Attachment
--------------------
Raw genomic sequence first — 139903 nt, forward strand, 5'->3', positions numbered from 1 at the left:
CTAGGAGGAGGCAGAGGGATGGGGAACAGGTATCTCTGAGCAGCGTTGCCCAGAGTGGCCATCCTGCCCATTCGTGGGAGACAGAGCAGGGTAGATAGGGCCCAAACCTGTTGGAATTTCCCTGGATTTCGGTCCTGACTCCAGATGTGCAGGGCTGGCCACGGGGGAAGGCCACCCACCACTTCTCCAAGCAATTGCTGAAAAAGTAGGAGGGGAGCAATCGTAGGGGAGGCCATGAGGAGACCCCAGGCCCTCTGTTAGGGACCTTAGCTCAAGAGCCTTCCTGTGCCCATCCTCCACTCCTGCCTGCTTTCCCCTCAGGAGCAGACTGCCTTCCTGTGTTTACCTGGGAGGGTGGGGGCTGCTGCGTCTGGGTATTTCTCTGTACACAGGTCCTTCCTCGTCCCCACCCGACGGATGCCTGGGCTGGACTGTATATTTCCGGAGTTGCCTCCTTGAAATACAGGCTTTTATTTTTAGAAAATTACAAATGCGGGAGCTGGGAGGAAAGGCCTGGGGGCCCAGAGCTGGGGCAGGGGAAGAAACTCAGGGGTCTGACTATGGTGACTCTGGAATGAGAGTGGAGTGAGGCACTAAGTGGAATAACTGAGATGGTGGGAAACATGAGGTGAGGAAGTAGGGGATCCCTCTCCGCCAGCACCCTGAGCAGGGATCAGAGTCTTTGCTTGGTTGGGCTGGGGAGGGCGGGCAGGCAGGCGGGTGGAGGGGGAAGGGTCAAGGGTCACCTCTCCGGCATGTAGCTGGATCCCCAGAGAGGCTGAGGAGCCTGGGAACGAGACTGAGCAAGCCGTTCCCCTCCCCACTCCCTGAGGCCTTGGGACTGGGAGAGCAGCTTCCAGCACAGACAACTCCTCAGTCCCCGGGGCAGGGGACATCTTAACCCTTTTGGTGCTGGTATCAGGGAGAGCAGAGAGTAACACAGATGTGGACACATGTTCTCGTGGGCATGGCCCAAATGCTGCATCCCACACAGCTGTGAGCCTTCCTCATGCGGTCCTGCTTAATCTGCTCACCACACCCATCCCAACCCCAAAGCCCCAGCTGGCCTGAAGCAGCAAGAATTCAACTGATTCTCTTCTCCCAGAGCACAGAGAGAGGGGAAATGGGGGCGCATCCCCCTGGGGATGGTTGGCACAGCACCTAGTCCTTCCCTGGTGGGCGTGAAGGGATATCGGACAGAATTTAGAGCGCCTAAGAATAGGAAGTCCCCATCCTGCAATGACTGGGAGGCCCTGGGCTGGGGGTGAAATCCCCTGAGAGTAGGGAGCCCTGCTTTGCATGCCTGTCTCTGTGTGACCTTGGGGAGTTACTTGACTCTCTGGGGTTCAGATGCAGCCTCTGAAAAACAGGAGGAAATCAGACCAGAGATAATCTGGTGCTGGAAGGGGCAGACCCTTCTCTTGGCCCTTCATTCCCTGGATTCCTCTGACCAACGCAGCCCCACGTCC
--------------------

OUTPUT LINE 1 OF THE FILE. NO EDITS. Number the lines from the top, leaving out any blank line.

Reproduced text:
Raw genomic sequence first — 139903 nt, forward strand, 5'->3', positions numbered from 1 at the left: